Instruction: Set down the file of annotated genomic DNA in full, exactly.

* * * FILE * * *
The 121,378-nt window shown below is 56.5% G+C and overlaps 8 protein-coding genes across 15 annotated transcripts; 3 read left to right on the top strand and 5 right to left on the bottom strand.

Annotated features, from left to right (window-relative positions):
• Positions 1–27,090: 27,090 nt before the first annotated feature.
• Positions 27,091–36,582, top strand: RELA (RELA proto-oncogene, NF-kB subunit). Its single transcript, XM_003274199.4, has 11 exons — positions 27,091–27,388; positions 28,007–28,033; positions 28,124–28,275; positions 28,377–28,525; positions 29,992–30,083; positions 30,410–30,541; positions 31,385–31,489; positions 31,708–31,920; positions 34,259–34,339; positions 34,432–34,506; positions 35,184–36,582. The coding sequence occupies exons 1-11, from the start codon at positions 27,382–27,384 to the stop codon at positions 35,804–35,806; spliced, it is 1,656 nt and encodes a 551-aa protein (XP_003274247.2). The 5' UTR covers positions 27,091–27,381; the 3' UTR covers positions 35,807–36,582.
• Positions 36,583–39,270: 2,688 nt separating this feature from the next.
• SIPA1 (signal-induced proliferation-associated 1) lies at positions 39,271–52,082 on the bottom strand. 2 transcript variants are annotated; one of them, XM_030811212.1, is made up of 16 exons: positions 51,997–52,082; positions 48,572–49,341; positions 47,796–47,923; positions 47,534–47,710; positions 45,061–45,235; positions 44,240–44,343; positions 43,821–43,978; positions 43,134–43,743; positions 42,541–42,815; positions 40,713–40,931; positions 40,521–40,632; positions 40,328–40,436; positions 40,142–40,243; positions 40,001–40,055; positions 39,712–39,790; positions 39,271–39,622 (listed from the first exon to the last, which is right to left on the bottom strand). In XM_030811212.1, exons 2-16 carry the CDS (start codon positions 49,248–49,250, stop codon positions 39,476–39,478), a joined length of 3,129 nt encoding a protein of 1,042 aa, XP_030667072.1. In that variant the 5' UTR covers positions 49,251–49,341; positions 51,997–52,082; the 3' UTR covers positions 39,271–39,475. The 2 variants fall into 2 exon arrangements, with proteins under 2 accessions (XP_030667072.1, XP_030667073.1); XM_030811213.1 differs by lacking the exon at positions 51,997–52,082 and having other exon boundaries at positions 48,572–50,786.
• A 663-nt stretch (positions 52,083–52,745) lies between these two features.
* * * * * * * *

The 121,378-nt window shown below is 56.5% G+C and overlaps 8 protein-coding genes across 15 annotated transcripts; 3 read left to right on the top strand and 5 right to left on the bottom strand.

Annotated features, from left to right (window-relative positions):
• Positions 1–27,090: 27,090 nt before the first annotated feature.
• Positions 27,091–36,582, top strand: RELA (RELA proto-oncogene, NF-kB subunit). Its single transcript, XM_003274199.4, has 11 exons — positions 27,091–27,388; positions 28,007–28,033; positions 28,124–28,275; positions 28,377–28,525; positions 29,992–30,083; positions 30,410–30,541; positions 31,385–31,489; positions 31,708–31,920; positions 34,259–34,339; positions 34,432–34,506; positions 35,184–36,582. The coding sequence occupies exons 1-11, from the start codon at positions 27,382–27,384 to the stop codon at positions 35,804–35,806; spliced, it is 1,656 nt and encodes a 551-aa protein (XP_003274247.2). The 5' UTR covers positions 27,091–27,381; the 3' UTR covers positions 35,807–36,582.
• Positions 36,583–39,270: 2,688 nt separating this feature from the next.
• SIPA1 (signal-induced proliferation-associated 1) lies at positions 39,271–52,082 on the bottom strand. 2 transcript variants are annotated; one of them, XM_030811212.1, is made up of 16 exons: positions 51,997–52,082; positions 48,572–49,341; positions 47,796–47,923; positions 47,534–47,710; positions 45,061–45,235; positions 44,240–44,343; positions 43,821–43,978; positions 43,134–43,743; positions 42,541–42,815; positions 40,713–40,931; positions 40,521–40,632; positions 40,328–40,436; positions 40,142–40,243; positions 40,001–40,055; positions 39,712–39,790; positions 39,271–39,622 (listed from the first exon to the last, which is right to left on the bottom strand). In XM_030811212.1, exons 2-16 carry the CDS (start codon positions 49,248–49,250, stop codon positions 39,476–39,478), a joined length of 3,129 nt encoding a protein of 1,042 aa, XP_030667072.1. In that variant the 5' UTR covers positions 49,251–49,341; positions 51,997–52,082; the 3' UTR covers positions 39,271–39,475. The 2 variants fall into 2 exon arrangements, with proteins under 2 accessions (XP_030667072.1, XP_030667073.1); XM_030811213.1 differs by lacking the exon at positions 51,997–52,082 and having other exon boundaries at positions 48,572–50,786.
• A 663-nt stretch (positions 52,083–52,745) lies between these two features.